5. Isabelle

    As a redhead (not a clown, or a dyed old lady, just Irish!), I love the idea of a red-haired Anne! Annette Crosbie’s Katherine has always been my favourite, as I can see the famous portrait of the young Katherine, red-gold hair and all, when I look at her. It adds realism for me when I can identify the actress with the well-known imagery. But it IS harder to decide on Anne, simply because a lot of the well-known imagery doesn’t agree.

  6. I only want her to have the “Snow White” coloring because that is what I have as well!

  7. Sarah

    I personally believe she had dark brown hair with reddy- coloured hue. In other words – Auburn.

  8. Anne Barnhill

    Great article! I do think she had dark hair but I’ve seen very dark hair with a reddish cast in the sunlight–my mother’s for one. Mom’s is about as black as you can get but still looks red (well, more when she was younger) in the sun. My own hair is dark brown but glows red in the sun, too. So, why not both–her dark eyes, though, and less that pale skin cannot be denied. I do think it would all work together. Thanks!

  9. Anne would of have had reddish hair in her portraits but she is not a redhead her hair would of most likely been a dark chestnut brown which would glow red in the sun

  10. sonetka

    I really liked this article — the changing image of Anne is always fascinating to watch. There’s one detail I should mention, though — “My Friend Anne” was published in 1900, not 1935, and it describes Anne specifically as being not beautiful but charismatic. (The paintings do show a very nice-looking Anne who could easily be sister to a Gibson girl, however).

  11. Pingback: Black Is The Colour Of My True Love’s Hair |

  12. Interesting! I definitely don’t think Anne had BLACK hair, but I do think it was medium/dark brown (Natalie Portman, for me, got it the most accurately).

    I’m researching Katherine Howard, and I wonder what her colour hair was – portraits show her with auburn hair (if they’re even of Katherine) or a reddish-gold.

  13. Anne’s “black and beautiful” eyes were likely not black, either, but ordinary brown, like her early portraits show.

    My hair is currently a deep auburn color. In the evening, unless I have the room well-lit, my hair looks dark brown. The lighting conditions in a Tudor palace would likely have made Anne’s hair appear darker than it was, unless she was next to a window or outdoors.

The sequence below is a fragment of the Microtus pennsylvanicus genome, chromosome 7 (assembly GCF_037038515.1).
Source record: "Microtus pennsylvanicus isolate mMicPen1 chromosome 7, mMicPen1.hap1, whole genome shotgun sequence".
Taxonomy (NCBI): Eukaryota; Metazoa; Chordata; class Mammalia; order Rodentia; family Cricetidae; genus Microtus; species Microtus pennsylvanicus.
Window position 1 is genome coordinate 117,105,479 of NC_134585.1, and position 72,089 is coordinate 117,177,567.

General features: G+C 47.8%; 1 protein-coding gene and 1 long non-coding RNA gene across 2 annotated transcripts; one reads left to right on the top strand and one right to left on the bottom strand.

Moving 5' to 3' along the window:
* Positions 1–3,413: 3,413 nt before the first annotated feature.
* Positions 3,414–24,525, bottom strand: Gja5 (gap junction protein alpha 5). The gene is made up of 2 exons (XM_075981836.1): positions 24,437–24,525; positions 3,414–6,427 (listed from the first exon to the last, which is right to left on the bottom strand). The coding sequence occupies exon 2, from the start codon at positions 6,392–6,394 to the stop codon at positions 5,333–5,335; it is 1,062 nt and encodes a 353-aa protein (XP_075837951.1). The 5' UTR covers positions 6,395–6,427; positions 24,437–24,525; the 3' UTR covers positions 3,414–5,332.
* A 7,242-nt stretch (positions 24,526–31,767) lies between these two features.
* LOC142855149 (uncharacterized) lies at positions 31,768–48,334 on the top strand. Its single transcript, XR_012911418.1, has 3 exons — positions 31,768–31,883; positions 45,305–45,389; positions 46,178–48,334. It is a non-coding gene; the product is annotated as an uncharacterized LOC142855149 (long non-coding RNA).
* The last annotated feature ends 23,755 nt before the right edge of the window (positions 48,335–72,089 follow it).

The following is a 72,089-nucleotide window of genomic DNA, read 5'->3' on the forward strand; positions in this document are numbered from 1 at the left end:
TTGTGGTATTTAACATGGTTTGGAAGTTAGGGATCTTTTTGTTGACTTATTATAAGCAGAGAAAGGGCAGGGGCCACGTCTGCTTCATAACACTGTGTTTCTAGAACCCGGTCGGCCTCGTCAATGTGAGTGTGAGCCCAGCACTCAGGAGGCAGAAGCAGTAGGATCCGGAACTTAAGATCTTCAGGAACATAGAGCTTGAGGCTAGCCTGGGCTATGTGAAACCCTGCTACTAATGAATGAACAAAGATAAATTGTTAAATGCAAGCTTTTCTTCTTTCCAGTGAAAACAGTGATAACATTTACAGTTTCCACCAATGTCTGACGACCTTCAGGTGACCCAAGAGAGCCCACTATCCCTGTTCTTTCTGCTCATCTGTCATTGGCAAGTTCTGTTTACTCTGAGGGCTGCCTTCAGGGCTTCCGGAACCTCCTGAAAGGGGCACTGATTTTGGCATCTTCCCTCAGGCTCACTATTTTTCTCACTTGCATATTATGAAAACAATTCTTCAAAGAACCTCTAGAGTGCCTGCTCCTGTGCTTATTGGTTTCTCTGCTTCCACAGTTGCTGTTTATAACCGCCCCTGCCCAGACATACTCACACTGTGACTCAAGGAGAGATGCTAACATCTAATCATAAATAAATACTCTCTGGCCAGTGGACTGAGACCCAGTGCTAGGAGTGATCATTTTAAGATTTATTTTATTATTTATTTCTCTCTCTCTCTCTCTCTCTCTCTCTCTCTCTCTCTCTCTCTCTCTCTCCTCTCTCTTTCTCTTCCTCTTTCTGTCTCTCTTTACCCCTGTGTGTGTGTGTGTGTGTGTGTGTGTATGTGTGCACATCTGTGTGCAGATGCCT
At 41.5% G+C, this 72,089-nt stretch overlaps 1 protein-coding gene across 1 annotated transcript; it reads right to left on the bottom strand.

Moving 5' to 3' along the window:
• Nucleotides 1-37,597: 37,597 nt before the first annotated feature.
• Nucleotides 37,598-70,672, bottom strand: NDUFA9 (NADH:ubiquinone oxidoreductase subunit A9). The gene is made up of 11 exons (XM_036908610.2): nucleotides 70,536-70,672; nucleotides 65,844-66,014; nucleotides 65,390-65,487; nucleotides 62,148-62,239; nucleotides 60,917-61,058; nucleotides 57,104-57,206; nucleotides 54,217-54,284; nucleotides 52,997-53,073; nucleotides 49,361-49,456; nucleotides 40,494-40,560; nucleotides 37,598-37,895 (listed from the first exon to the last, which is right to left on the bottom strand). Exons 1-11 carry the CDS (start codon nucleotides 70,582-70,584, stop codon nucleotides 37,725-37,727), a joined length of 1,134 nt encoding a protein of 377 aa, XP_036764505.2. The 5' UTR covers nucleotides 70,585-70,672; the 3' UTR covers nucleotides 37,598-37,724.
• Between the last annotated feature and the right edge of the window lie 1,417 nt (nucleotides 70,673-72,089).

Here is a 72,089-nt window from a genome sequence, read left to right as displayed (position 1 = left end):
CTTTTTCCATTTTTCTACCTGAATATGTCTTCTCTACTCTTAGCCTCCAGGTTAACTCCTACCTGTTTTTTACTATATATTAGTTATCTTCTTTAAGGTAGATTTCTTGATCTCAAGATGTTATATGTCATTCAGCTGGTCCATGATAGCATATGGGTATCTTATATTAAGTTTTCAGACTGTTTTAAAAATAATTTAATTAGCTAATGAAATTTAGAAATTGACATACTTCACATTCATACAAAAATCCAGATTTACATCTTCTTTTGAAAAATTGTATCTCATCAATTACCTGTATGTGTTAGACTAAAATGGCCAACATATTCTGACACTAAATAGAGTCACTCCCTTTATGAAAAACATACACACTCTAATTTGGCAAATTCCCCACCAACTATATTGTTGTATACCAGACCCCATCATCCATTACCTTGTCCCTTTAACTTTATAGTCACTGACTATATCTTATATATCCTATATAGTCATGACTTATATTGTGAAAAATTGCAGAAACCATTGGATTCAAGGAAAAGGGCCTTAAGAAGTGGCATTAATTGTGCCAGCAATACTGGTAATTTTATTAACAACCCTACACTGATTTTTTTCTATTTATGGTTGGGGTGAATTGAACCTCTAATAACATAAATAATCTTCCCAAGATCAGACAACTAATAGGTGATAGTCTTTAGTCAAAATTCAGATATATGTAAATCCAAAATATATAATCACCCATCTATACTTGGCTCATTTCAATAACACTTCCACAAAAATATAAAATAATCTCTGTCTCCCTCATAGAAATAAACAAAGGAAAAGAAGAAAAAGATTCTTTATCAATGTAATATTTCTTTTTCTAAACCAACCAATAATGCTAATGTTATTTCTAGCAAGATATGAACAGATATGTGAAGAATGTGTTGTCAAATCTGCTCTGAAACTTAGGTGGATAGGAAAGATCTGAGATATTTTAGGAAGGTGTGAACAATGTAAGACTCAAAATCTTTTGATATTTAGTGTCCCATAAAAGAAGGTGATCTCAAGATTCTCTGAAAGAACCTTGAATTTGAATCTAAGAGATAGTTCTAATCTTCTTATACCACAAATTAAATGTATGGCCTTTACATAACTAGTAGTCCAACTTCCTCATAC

14. Debbie Macaulay

    When you consider the colours they had back then to paint with you either had dark or light???? Anne had either Auburn , burgundy or raven all those hair colours are hard to pick the red up in certain lights

  15. I have said and posted many times that Anne had auburn hair and no one believed me!!!!! Also Kathryn of Aragon being portrayed with Spanish looks, dark hair etc., had me almost throwing something at the telly. As for JRM-as Henry??????????????????????????????????????????

  16. Suzi

    I have to admit- it is hard to shake the idea of Anne with her dark hair. I remember reading Ives and his explanation for the red hair was that it was a more popular or becoming hair color so the artist changed her hair to better fit the standards of the time. Not sure if this is true or not but I remember sitting on the floor in the library reading about it.

    Thanks for the article! It is amazing how much I want her to have the long dark, sexy hair. History is so interesting!

  17. Gail Marie

    I have a reddish brown cast to my hair, so I think that Anne’s hair could have been that same color, because people comment on my reddish tones and I have always considered myself a brunette. Whatever her hair color, I think we all agree Anne was definitely not a blonde, and I’m glad Natalie Dormer was able to convince the powers that be to let her play Anne with darker hair. Very interesting and thoughtful article!

  18. Pingback: Two Scenes In The Life Of Anna Boleyn by L.E. Landon (1837) |